Accordingly the scope of judicial review as to the propriety of representation elections is limited. In matters relating to election proceedings a court will set aside the Board's determination only if it has acted arbitrarily and abused its discretion. NLRB v. Hardy-Herpolsheimer Division of Allied Stores, Inc., 453 F.2d 877, 878 (6th Cir. 1972). Cf. Wilkinson Manufacturing Co. v. NLRB, 456 F.2d 298 (8th Cir. 1972). As the Second Circuit has stated, "The conduct of representation elections is the very archetype of a purely administrative function, with no Quasi about it, concerning which courts should not interfere save for the most glaring discrimination or abuse." NLRB v. Olson Bodies, Inc., 420 F.2d 1187, 1189 (2d Cir. 1970), Cert. denied, 401 U.S. 954, 91 S. Ct. 966, 28 L. Ed. 2d 237 (1971).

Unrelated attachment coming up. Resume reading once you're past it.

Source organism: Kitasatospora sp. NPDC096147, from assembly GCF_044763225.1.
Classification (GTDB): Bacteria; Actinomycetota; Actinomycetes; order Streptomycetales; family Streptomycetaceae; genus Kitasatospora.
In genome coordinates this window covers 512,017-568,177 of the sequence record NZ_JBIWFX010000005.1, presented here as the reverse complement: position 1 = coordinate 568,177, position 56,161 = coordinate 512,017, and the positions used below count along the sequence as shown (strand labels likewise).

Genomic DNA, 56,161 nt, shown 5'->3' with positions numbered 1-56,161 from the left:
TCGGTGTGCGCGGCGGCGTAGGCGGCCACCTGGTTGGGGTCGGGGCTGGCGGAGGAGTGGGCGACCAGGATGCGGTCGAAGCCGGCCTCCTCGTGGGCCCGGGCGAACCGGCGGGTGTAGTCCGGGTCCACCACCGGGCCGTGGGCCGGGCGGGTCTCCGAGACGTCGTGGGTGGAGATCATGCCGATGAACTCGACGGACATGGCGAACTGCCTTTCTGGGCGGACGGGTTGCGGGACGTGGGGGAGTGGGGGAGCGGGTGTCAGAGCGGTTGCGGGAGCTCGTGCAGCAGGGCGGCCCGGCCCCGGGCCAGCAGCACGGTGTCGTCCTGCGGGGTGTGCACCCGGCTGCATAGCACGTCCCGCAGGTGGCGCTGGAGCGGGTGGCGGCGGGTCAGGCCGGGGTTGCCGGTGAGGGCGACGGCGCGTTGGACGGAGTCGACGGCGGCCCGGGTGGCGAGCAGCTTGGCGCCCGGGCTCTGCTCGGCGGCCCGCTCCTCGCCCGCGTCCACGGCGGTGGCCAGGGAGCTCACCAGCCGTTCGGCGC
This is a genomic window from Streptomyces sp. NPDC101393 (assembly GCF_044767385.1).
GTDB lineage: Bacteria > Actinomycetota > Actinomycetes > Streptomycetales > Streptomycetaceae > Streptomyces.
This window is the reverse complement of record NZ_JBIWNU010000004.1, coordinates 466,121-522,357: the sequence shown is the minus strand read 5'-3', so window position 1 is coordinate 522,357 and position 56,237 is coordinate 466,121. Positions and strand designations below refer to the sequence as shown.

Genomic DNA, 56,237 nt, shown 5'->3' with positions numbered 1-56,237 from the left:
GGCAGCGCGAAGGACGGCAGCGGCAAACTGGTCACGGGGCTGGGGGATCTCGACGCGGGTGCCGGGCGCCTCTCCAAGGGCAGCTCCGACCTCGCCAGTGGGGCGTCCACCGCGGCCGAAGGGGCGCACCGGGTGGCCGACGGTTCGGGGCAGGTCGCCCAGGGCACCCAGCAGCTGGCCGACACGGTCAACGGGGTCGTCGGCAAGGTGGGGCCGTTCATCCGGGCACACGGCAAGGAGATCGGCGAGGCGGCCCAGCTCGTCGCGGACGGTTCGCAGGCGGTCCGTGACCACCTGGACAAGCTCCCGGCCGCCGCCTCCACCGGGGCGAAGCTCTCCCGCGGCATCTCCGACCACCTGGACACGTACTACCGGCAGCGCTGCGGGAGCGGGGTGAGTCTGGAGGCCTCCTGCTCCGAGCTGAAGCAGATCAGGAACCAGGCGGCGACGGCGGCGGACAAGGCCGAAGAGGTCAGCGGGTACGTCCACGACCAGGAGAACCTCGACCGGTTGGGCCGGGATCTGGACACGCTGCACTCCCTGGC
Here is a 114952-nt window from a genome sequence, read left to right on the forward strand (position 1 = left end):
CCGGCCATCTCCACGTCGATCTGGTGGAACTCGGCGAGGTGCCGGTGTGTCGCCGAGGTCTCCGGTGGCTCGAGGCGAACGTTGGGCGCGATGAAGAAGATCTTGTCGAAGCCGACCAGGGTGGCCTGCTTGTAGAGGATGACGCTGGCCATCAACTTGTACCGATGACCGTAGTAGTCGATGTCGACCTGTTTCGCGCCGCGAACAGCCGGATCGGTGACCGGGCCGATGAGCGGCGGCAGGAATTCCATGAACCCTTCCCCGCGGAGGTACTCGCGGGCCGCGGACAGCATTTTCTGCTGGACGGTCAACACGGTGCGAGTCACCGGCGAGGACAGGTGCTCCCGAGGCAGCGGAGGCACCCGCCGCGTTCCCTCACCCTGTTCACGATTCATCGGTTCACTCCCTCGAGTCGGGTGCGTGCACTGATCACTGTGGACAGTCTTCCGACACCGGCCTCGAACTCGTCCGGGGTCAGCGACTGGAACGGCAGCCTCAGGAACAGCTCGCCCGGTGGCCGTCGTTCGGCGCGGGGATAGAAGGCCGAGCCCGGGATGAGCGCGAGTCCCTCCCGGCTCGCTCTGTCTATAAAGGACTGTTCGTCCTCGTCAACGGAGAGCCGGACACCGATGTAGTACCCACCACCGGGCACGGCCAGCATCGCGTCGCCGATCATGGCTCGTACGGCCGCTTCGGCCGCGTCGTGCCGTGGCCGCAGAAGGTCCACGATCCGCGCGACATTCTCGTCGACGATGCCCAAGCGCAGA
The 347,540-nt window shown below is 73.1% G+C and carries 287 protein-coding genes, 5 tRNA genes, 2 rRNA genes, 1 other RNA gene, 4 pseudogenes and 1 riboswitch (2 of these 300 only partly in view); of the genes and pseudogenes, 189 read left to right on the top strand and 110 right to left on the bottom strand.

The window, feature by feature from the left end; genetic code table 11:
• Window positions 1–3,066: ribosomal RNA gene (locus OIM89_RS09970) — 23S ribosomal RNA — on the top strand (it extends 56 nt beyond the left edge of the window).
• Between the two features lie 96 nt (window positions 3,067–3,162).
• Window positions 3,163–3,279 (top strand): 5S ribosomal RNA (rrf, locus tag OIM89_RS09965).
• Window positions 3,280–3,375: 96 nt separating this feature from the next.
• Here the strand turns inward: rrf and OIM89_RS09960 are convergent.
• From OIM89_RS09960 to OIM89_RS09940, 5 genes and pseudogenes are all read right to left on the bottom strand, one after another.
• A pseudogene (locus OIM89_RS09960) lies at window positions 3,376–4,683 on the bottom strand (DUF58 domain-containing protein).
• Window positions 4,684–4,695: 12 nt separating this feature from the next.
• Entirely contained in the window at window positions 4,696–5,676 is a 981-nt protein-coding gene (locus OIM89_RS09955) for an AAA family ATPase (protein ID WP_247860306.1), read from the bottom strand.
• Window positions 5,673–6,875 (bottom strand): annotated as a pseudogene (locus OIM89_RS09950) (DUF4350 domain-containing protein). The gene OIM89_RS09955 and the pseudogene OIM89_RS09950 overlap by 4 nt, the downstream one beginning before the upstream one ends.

We cannot say that the Board's reasons for rejecting ballots such as those in the instant case represent such "glaring discrimination or abuse" so as to warrant substituting our judgment for that of the Board. The Board has evolved a policy through decisions in particular cases to count ballots which are irregularly marked whenever the intent of the voter is clearly apparent, provided the mode of designation does not reveal the voter's identity. NLRB v. Sauk Valley Manufacturing Co., 486 F.2d 1127, 1133 (9th Cir. 1973). As a general rule the Board has counted ballots irregularly marked on their face in situations where the mismarkings appear to be due to inadvertence, indecision or an intent to give greater emphasis to the voter's choice and thus are not likely to be attempts at identification. See, e. g., NLRB v. Martz Chevrolet, Inc., 505 F.2d 968, 971 (7th Cir. 1974). Where the mismarkings are clearly inappropriate for the section of the ballot on which it appears, such as where they appear on the back or where there are clear markings on both sides of a ballot, the Board will void those ballots rather than speculate on what the voter intended. See, e. g., Columbus Nursing Home, Inc., 188 NLRB 825, 76 LRRM 1417 (1971). Contrary to the holding in Roberts Door, we think the Board's application of its long standing policy to the ballots in question was not an abuse of its discretion.